Before gas and oil, petroleum yielded riches in another form
By Robert B. Van Atta
Published: Sunday, December 14, 2003
Two of the men who figured prominently in area coal and oil development initially made their money with the sale of patent medicines made from early petroleum discoveries in Southwestern Pennsylvania.
Reputedly the first person to refine petroleum in America was Samuel Kier (1813-74), a native of Conemaugh Township in southern Indiana County.
His early experience was in helping his father in salt well operation, as well as in canal shipping and boatbuilding locally in the Kiski-Conemaugh river region. The arrival of railroad transportation in the early 1850s doomed canal commerce.
By this time, although involved in a variety of business interests, he bottled the petroleum coming from his father's salt wells and sold it in 1848-49 as a medical "miracle" cure-all, under the name Kier's Rock Oil, for 50 cents a bottle.
It was advertised as a natural remedy for just about everything, including breathing and lung ailments, diarrhea, cholera, piles, burns, skin diseases and deafness, among others. Salesmen traveled throughout Western Pennsylvania selling the oil from painted wagons.
But Kier was able to use only part of the petroleum from the brine, and found that it could be refined as a fuel for lamps and lighting. He also began a small refinery in Pittsburgh to produce carbon oil for lighting from that excess.
As a result, Kier became a quite successful industrialist with these and other enterprises. However, his failure to capitalize on the apparatus he designed by patenting it might have deprived him and his heirs of a major fortune and more recognition.
In 1842, Kier married Nancy Eicher of Greensburg.
Another eventual resident of Pittsburgh, David Hostetter, was born in Lancaster County in 1819, lived much of his life in the city, and died in 1888.
Hostetter inherited the medicine business from his father, a physician, and began to manufacture "Hostetter's Bitters" in 1853. His medicine, which was 47 percent alcohol by volume, became quite popular.
By July of 1863, the Union Army had carloads of it in Gettysburg, ostensibly to cure diarrhea. From a practical standpoint, scared soldiers felt better with a dose of Hostetter's to fortify them.
Sale of these bitters made Hostetter (who assumed the title of doctor) so wealthy that he ultimately owned a large share of a major natural gas company in Pittsburgh, established the Hostetter-Connellsville Coke Co., and was involved in oil, railroads and banks, as well as in financing the Smithfield Street Bridge in the city.
His coke company was sold to Frick, and the community where its mines and operations were located, south of Latrobe, was named for him. Hostetter was second only to William H. Vanderbilt in share of ownership of South Penn Railroad, which never was completed but ultimately became the route of the Pennsylvania Turnpike.
This date in history
Farmington post office in Fayette County was established Dec. 14, 1857, and has been active since. There was a post office in Farmington as early as 1841, with Morgan H. Jones as postmaster, and an even earlier one known as Bryant's, from 1830 until 1841, with Henry Van Pelt as postmaster.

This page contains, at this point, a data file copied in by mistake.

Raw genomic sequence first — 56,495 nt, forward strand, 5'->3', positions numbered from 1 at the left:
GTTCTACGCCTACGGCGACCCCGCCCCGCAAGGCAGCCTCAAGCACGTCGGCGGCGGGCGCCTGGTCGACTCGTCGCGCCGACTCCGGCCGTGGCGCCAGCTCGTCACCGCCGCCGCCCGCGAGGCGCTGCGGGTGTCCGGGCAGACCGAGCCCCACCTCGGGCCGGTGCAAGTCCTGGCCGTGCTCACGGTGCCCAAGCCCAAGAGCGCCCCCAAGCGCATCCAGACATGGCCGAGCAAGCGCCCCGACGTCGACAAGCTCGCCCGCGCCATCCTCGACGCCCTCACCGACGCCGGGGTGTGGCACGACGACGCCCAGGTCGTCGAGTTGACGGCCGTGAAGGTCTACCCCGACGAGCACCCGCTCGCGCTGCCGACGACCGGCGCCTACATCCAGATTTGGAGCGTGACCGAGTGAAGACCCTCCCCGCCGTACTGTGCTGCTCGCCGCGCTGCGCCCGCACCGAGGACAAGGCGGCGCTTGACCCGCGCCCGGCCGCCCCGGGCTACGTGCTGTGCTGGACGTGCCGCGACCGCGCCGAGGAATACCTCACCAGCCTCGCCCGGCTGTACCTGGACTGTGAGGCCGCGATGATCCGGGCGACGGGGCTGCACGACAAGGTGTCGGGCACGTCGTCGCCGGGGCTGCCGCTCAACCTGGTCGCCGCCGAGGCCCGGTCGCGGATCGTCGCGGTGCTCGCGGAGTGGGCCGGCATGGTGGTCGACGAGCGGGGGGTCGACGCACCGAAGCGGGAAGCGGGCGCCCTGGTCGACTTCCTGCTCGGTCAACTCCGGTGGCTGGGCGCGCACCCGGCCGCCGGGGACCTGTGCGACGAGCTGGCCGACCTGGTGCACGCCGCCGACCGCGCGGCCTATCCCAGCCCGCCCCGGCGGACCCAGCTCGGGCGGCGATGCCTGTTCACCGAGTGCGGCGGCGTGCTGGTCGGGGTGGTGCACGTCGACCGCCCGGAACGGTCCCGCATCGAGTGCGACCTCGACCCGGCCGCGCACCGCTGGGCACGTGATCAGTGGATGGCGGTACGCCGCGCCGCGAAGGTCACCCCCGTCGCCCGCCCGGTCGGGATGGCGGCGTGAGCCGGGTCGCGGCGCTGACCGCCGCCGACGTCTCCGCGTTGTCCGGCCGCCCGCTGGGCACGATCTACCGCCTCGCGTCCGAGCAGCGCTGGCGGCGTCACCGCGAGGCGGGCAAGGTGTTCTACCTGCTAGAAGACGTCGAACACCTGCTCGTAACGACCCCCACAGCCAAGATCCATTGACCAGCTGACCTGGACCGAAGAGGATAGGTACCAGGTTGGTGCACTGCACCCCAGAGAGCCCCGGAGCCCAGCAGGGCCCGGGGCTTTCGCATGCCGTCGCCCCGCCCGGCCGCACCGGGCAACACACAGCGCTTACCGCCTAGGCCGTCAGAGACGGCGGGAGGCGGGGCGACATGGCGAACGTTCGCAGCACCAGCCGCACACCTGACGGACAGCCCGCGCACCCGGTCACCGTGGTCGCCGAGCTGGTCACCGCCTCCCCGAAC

Fires on this date included a three-story store and apartment complex in Arona in 1893, many Scottdale buildings in 1907, and the McCrory building in Somerset in 1936.
East McKeesport was incorporated in 1895. Bus service was initiated between Indiana and Punxsutawney in 1925.
Worth noting in connection with the recent column portion on Prohibition was that a day later, Dec. 15, 1923, a major raid of 17 Latrobe hotels, clubs and speakeasies was carried out. Butler and Greensburg state police confiscated enough liquor to fill three large vans.
Railroad trestle gone
The Western Maryland Railroad trestle that ran through Connellsville's West Side, beginning in 1912, is gone. Built to cross the Baltimore & Ohio tracks, the area then was a quite busy coal and coke shipping center.
Activity on that section of the railroad ceased in 1975, and the trestle was partly demolished in 1994. The demolition will enable PennDOT to make improvements on Route 119 in the area.
Foot traffic over the pike
Prior to and long after the establishment of a stagecoach line from Pittsburgh via Greensburg to Philadelphia in 1805, travel on foot was resorted to by many such travelers.
The wagoners who hauled freight built up all along the road a line of what for the times were substantial and comfortable inns, so that the foot traveler could always find a good eating and resting place.
The distance between Pittsburgh and Philadelphia of 300 miles was usually covered by foot travelers in nine or 10 days, unless the weather interfered. Travel, of course, was not undertaken for pleasure, and nobody took to the road unless compelled or necessary to do so.
There was no change in travel until 1829, when canal passage could be secured. It, however, took four days or more. Stage travel occupied three days.
When the Pennsylvania Railroad opened in late 1852, both stage and canal travel ceased. History does not record the cessation of foot travel, but it was undoubtedly somewhat earlier.
Count not accurate
One of the established histories of Allegheny County, published in 1889, does not think much of an account published a century earlier of Pittsburgh's then quite small population is accurate or realistic. In fact, the book makes fun of the earlier information.
The target was a publication from Ireland, "A Historical Review of North America." That book is quoted as saying "Pittsburgh is a neat, handsome town, containing about 400 houses."
Not much information, but the 1889 history does not agree with it. Says that history, "This book, with its estimates, was probably, like the peddler's razors, 'made to sell,' and was not intended as an authority. Whatever Irishman wrote it must have licked the blarney-stone incessantly. Pittsburgh, in 1789, was neither 'neat' nor 'handsome' and did not contain over one-fourth of 400 homes."